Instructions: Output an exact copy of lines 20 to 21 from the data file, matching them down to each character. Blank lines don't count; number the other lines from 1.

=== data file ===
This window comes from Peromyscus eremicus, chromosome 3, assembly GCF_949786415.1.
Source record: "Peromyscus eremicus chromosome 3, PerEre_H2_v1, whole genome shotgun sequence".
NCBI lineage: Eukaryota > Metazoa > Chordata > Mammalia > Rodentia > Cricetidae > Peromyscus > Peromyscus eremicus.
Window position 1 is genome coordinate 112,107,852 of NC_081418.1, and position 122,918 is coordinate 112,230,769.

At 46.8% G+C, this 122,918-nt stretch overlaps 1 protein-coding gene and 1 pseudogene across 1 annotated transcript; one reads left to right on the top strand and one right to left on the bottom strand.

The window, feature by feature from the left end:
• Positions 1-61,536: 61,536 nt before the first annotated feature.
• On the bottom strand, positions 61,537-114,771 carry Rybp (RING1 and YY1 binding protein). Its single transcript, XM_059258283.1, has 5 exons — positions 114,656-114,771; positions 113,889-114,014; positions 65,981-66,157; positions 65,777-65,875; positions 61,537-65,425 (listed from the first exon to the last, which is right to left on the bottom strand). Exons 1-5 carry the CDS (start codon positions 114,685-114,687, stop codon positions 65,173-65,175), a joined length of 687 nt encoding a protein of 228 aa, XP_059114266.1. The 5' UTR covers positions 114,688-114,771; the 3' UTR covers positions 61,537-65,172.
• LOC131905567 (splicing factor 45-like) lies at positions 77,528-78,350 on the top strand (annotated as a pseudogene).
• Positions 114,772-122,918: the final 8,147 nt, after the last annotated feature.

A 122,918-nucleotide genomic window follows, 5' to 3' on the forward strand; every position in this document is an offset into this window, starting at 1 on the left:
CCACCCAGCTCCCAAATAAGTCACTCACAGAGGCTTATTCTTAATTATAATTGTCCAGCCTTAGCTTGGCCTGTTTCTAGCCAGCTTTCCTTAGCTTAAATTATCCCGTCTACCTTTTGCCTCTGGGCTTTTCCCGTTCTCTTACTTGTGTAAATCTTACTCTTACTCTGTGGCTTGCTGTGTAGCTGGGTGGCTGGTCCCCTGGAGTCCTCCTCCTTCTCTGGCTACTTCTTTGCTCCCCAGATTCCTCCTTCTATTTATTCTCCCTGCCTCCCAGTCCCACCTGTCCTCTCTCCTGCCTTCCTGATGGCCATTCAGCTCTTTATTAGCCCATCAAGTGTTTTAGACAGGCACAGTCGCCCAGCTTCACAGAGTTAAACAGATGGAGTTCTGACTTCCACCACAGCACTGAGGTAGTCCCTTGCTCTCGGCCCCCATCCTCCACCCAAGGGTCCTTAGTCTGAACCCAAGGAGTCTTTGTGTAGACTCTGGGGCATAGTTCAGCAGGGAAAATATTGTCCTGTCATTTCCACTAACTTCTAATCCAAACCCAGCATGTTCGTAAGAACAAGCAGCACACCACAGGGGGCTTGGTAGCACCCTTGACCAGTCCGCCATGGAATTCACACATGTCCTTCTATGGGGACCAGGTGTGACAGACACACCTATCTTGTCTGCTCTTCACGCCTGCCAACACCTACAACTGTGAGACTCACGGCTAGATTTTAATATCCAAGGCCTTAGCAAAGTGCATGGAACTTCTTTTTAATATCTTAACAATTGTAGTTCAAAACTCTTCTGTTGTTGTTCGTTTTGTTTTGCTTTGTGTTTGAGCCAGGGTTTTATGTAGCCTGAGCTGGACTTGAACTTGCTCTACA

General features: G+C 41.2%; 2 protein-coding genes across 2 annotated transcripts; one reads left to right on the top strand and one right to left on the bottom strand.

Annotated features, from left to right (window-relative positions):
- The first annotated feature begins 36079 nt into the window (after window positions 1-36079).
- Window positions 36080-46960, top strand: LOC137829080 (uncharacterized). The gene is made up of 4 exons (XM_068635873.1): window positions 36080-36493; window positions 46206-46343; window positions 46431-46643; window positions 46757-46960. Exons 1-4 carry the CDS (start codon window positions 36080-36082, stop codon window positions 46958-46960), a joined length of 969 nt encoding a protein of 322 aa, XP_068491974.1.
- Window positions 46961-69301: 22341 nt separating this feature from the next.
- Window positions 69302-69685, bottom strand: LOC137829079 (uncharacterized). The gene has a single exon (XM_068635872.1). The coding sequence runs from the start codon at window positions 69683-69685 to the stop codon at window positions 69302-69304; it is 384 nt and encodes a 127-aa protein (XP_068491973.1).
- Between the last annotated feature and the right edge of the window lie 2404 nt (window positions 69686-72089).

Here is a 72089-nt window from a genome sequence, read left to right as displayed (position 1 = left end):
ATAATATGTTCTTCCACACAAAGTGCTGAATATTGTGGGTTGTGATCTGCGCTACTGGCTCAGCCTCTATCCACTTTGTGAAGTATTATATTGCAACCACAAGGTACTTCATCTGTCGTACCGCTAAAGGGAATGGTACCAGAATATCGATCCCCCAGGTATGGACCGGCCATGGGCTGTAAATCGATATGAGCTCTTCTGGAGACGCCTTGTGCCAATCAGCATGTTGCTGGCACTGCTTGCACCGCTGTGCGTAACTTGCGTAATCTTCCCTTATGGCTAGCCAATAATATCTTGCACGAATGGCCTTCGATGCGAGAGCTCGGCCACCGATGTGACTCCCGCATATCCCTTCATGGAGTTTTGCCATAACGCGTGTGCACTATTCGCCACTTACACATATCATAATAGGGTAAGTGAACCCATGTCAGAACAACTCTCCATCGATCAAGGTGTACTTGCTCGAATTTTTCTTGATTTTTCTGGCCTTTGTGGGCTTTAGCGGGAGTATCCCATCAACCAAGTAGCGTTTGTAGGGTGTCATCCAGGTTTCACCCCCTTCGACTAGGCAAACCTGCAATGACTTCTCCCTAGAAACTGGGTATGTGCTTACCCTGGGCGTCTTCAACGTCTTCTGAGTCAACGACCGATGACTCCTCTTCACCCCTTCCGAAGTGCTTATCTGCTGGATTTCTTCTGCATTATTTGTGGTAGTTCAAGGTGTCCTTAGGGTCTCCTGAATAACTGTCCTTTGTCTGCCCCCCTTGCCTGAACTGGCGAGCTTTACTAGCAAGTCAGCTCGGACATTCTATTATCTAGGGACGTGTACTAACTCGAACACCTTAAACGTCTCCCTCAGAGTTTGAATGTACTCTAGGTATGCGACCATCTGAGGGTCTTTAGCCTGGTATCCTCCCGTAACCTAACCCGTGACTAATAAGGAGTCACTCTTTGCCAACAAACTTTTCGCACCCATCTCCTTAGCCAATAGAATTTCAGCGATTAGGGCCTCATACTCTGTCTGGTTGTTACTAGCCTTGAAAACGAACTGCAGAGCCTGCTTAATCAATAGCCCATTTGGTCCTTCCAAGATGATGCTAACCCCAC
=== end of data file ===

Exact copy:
Here is a 72089-nt window from a genome sequence, read left to right as displayed (position 1 = left end):
ATAATATGTTCTTCCACACAAAGTGCTGAATATTGTGGGTTGTGATCTGCGCTACTGGCTCAGCCTCTATCCACTTTGTGAAGTATTATATTGCAACCACAAGGTACTTCATCTGTCGTACCGCTAAAGGGAATGGTACCAGAATATCGATCCCCCAGGTATGGACCGGCCATGGGCTGTAAATCGATATGAGCTCTTCTGGAGACGCCTTGTGCCAATCAGCATGTTGCTGGCACTGCTTGCACCGCTGTGCGTAACTTGCGTAATCTTCCCTTATGGCTAGCCAATAATATCTTGCACGAATGGCCTTCGATGCGAGAGCTCGGCCACCGATGTGACTCCCGCATATCCCTTCATGGAGTTTTGCCATAACGCGTGTGCACTATTCGCCACTTACACATATCATAATAGGGTAAGTGAACCCATGTCAGAACAACTCTCCATCGATCAAGGTGTACTTGCTCGAATTTTTCTTGATTTTTCTGGCCTTTGTGGGCTTTAGCGGGAGTATCCCATCAACCAAGTAGCGTTTGTAGGGTGTCATCCAGGTTTCACCCCCTTCGACTAGGCAAACCTGCAATGACTTCTCCCTAGAAACTGGGTATGTGCTTACCCTGGGCGTCTTCAACGTCTTCTGAGTCAACGACCGATGACTCCTCTTCACCCCTTCCGAAGTGCTTATCTGCTGGATTTCTTCTGCATTATTTGTGGTAGTTCAAGGTGTCCTTAGGGTCTCCTGAATAACTGTCCTTTGTCTGCCCCCCTTGCCTGAACTGGCGAGCTTTACTAGCAAGTCAGCTCGGACATTCTATTATCTAGGGACGTGTACTAACTCGAACACCTTAAACGTCTCCCTCAGAGTTTGAATGTACTCTAGGTATGCGACCATCTGAGGGTCTTTAGCCTGGTATCCTCCCGTAACCTAACCCGTGACTAATAAGGAGTCACTCTTTGCCAACAAACTTTTCGCACCCATCTCCTTAGCCAATAGAATTTCAGCGATTAGGGCCTCATACTCTGTCTGGTTGTTACTAGCCTTGAAAACGAACTGCAGAGCCTGCTTAATCAATAGCCCATTTGGTCCTTCCAAGATGATGCTAACCCCAC